It is possible, I think, for something quite bad to be the first stone on the road to something very very good.
In a lonely childhood there was the germ of the effusive warmth that I now feel utterly blessed to be able to bestow on my own children. In my first, terrifying birth, falling from a high place and lost to myself, there was not only the perfect life that was to perfectly transform my partner and I as she joined us earthside, but also the seed, shuddering with impatience to shoulder through the soil, of a passion for birth, for beginnings, that can be beautiful.
My daughter’s birth was the beginning of many things; of our long and intricately woven breastfeeding journey, of caring for a baby who would not be put down ever for any reason, nor would she hang out with anyone but Booby Mother. A baby who slept for no more than half an hour at a time. Now, Small children time, has proven to be the most challenging and most awe inspiring and simply the happiest time of my life.
I always meant to breastfeed, that, after all, is how babies eat. I just had no idea that I would be turning my breasts over for so many indeterminate years. I didn’t anticipate breastfeeding through another pregnancy, or all through so many many warm fractured nights. I didn’t anticipate being relieved when a nurse reassured me that milk is made from blood so it was perfectly safe for my tiny voracious new daughter to be getting as much blood as milk from the slewed off ends of my nipples. I didn’t expect to persevere through pain and come out the other side still feeding. Always feeding. Such tiny person who needed me so utterly, so ceaselessly. I didn’t anticipate feeding her with her brother, three years on, in a tandem feeding relationship that healed so much, after a birth that healed so much.
I always meant to carry her in a sling, just didn’t anticipate that she would be nowhere else, or that I would go through such a surprising number of slings, carriers, hybrid sling / carriers, wraps and bits of fabric to wear her and her brother when he came along exactly three years later (minus a single day!). I meant to have her next to my bed in a delightful little wooden handmade rocking cradle (which I recently gave away having used it exactly no times as a cradle but lots as a toy / book storage unit), but didn’t anticipate how wrong it would feel that she should be away from my body, her world, her life, when she was on the skin side rather then the inside.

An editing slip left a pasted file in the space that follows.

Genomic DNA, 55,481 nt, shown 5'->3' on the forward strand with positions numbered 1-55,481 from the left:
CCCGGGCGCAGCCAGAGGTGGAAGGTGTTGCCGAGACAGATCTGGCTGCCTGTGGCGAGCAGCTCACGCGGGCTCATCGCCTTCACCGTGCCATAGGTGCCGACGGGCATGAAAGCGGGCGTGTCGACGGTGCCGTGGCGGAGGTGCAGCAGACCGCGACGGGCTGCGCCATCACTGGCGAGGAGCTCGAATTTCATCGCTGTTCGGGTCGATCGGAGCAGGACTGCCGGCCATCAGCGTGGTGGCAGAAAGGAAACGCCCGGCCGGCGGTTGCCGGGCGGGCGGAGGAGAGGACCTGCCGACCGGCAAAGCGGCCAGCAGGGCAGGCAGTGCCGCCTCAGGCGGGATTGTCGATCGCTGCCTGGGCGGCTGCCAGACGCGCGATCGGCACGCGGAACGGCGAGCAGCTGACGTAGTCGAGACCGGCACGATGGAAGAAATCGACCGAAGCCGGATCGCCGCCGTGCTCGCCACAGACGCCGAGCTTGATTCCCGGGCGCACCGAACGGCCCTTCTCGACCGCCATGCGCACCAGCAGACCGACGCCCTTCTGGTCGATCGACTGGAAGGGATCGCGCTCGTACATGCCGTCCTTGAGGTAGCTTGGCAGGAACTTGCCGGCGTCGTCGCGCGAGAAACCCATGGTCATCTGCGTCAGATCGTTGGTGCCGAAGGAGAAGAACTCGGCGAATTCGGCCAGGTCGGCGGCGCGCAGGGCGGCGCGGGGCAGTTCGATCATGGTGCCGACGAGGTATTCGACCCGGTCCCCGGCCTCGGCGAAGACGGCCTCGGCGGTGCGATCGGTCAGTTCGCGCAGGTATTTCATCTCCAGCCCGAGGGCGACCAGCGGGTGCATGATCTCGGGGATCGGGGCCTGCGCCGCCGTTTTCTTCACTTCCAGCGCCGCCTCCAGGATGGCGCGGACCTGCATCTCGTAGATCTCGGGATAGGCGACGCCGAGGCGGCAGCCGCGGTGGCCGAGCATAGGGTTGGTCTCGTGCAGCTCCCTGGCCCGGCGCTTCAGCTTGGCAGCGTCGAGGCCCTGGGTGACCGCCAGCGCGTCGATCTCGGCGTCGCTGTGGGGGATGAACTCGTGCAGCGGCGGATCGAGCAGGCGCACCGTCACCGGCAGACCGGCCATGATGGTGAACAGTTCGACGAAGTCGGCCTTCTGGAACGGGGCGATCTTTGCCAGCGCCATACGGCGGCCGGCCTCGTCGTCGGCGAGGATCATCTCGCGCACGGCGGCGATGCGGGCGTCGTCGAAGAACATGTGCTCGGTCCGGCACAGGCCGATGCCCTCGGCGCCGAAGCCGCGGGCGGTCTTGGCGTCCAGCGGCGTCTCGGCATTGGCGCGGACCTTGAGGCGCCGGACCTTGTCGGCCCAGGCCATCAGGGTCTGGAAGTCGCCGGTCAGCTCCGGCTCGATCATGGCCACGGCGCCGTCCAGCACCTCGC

I didn’t anticipate still sharing my sleep now, with two beings, perfect warmth and perfect need curled against me, four years and counting.
I didn’t anticipate the love, or that it could only be this way for me, as a mother.
Life is a staggered planting. There is no one point where everything starts, no one seed that it all springs from. My parenting style, hands on and deeply involved with the joy and strains of it all, grows from my personality, from my own childhood, from the things that I have learned from other parents and other places, from the people and animals that have shared the journey with me, from the kind and patient folk who have let me call them my friends.
Right now we have our hands deep in the soil. We are working, all of us, towards having our own place, our own soil to plant trees in, where we will be around to harvest the fruit. A stack of old ‘Grass Roots’ magazines, from 1974 to 2011, passed along by a surprising neighbor, have reignited the flame of self sufficiency in me, in my kids. But it’s all self sufficiency really. My son’s home birth, all our breastfeeding and babywearing and cosleeping and cloth nappying, it’s all self sufficiency. It’s all just about claiming our own, our birthrights, my knowledge of what I need, what my children, grown in primordial waters in my belly, need.
It’s all about the knowing.
My daughter and I pored over the food producing varieties of my favourite heritage seeds online store last night. We ordered broad bean seeds for a staggered planting to grow crimson flowers through winter and to feed us come spring. We ordered a sugar plant, a cape gooseberry and the seeds of the Miracle Tree. It assured us that this tree really is easily grown from seed, and that it truly is miraculous in it’s powers to nourish.